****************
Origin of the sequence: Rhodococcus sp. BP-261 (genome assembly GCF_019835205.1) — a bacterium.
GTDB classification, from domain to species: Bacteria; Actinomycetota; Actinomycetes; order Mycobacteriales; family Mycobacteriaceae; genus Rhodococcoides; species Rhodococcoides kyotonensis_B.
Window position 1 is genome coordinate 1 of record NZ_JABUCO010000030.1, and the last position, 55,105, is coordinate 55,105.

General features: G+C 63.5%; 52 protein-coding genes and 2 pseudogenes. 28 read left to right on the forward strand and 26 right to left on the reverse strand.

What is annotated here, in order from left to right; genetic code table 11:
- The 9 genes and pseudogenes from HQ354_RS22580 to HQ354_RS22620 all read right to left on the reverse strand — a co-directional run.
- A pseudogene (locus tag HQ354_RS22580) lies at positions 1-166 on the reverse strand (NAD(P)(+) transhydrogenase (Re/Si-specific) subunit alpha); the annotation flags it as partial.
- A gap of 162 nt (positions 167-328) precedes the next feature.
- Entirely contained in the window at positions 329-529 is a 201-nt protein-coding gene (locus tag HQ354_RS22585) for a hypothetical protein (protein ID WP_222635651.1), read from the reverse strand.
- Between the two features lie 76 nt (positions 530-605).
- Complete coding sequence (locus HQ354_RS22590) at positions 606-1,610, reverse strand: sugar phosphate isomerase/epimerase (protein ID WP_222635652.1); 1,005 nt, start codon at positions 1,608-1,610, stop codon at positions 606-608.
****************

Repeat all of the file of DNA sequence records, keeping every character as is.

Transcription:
Origin of the sequence: Rhodococcus sp. BP-261 (genome assembly GCF_019835205.1) — a bacterium.
GTDB classification, from domain to species: Bacteria; Actinomycetota; Actinomycetes; order Mycobacteriales; family Mycobacteriaceae; genus Rhodococcoides; species Rhodococcoides kyotonensis_B.
Window position 1 is genome coordinate 1 of record NZ_JABUCO010000030.1, and the last position, 55,105, is coordinate 55,105.

General features: G+C 63.5%; 52 protein-coding genes and 2 pseudogenes. 28 read left to right on the forward strand and 26 right to left on the reverse strand.

What is annotated here, in order from left to right; genetic code table 11:
- The 9 genes and pseudogenes from HQ354_RS22580 to HQ354_RS22620 all read right to left on the reverse strand — a co-directional run.
- A pseudogene (locus tag HQ354_RS22580) lies at positions 1-166 on the reverse strand (NAD(P)(+) transhydrogenase (Re/Si-specific) subunit alpha); the annotation flags it as partial.
- A gap of 162 nt (positions 167-328) precedes the next feature.
- Entirely contained in the window at positions 329-529 is a 201-nt protein-coding gene (locus tag HQ354_RS22585) for a hypothetical protein (protein ID WP_222635651.1), read from the reverse strand.
- Between the two features lie 76 nt (positions 530-605).
- Complete coding sequence (locus HQ354_RS22590) at positions 606-1,610, reverse strand: sugar phosphate isomerase/epimerase (protein ID WP_222635652.1); 1,005 nt, start codon at positions 1,608-1,610, stop codon at positions 606-608.